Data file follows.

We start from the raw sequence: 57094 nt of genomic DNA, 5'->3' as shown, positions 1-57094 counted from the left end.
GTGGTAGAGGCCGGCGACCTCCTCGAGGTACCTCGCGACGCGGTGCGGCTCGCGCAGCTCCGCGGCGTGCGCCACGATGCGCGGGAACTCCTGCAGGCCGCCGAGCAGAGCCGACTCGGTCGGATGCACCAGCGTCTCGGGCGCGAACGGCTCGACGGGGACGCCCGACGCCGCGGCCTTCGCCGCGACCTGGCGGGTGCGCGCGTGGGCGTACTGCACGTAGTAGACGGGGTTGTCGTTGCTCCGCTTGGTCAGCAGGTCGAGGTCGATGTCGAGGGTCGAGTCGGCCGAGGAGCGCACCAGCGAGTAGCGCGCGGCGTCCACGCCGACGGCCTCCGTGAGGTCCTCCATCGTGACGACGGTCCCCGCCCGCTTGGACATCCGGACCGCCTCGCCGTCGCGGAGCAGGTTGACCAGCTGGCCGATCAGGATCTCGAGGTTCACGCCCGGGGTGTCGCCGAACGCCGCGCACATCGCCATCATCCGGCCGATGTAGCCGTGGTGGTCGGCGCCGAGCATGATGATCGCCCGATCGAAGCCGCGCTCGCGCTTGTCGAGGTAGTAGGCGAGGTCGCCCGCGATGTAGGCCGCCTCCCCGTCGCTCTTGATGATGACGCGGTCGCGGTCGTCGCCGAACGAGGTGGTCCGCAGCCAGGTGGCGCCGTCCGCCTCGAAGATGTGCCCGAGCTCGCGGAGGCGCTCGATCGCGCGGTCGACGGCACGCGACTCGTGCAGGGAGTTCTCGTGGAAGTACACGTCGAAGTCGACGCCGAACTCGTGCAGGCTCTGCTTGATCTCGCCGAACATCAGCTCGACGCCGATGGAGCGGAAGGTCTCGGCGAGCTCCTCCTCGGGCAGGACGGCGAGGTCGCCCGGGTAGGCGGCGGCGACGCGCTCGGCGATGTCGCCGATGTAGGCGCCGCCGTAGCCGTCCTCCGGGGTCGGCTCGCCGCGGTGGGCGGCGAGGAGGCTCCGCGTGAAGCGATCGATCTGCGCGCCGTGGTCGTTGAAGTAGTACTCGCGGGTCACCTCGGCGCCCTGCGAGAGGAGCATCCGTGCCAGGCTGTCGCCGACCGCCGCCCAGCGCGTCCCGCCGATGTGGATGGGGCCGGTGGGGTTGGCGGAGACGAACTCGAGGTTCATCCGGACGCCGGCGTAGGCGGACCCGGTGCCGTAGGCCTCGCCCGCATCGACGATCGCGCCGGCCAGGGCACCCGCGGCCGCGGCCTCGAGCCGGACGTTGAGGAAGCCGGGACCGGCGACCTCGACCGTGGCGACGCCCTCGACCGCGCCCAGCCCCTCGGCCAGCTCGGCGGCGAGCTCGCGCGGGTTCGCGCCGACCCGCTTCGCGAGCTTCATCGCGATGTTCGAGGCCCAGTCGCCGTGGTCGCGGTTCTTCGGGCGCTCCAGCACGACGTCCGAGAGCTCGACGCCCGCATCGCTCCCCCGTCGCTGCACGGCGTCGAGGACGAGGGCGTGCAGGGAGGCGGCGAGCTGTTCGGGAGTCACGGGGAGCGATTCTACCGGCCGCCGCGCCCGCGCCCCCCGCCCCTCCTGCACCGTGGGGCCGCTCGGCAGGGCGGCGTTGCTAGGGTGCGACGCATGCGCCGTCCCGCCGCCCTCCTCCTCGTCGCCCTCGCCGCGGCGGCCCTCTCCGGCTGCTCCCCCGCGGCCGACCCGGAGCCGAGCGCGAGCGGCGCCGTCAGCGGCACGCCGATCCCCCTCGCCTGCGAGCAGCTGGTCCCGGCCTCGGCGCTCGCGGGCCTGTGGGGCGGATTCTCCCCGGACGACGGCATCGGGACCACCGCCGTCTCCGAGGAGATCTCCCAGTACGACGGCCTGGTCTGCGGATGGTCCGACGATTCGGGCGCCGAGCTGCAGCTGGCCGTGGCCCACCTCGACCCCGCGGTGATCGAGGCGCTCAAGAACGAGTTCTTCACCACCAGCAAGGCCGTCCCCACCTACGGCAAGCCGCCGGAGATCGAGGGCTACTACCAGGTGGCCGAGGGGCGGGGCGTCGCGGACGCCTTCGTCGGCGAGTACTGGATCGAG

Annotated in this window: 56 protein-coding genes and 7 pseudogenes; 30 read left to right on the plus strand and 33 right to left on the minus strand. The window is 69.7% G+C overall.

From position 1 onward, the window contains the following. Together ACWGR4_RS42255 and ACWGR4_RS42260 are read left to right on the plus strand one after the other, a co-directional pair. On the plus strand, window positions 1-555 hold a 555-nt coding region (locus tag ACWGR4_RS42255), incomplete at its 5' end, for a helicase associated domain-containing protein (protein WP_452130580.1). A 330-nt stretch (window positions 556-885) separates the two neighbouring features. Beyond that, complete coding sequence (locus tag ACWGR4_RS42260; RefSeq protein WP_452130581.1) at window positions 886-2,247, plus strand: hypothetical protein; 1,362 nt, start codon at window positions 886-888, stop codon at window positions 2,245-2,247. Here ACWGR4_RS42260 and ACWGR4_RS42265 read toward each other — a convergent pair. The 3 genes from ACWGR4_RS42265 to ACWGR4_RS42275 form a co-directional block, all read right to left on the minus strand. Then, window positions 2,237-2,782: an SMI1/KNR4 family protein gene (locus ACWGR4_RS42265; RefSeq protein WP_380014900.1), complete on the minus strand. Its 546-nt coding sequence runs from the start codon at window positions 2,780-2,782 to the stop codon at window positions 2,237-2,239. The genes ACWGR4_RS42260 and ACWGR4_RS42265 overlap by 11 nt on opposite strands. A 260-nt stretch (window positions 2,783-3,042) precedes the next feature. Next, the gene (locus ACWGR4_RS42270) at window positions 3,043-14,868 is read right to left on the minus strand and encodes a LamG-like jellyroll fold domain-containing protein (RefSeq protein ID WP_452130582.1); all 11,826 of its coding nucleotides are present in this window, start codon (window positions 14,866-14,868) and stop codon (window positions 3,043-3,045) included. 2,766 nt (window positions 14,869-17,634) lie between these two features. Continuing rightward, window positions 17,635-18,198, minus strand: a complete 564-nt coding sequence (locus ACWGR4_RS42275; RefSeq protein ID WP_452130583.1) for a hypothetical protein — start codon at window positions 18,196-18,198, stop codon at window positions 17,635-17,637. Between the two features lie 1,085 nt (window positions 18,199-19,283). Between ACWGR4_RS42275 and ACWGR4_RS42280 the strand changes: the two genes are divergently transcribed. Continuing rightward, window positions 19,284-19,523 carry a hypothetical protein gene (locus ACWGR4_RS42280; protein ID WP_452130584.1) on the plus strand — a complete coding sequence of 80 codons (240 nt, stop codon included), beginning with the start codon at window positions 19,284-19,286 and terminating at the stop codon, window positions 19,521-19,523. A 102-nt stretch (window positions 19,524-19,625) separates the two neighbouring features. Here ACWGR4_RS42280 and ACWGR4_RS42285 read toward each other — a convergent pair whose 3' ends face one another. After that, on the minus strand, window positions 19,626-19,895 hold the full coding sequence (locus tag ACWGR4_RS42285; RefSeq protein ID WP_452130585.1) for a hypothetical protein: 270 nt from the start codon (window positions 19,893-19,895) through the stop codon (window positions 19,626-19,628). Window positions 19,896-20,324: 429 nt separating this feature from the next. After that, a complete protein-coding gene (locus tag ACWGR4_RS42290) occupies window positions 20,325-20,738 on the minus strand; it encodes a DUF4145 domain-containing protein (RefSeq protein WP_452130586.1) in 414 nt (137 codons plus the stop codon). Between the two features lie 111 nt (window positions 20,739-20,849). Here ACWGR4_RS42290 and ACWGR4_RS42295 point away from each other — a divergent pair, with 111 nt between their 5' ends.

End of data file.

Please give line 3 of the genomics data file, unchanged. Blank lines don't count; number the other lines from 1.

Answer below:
Annotated in this window: 56 protein-coding genes and 7 pseudogenes; 30 read left to right on the plus strand and 33 right to left on the minus strand. The window is 69.7% G+C overall.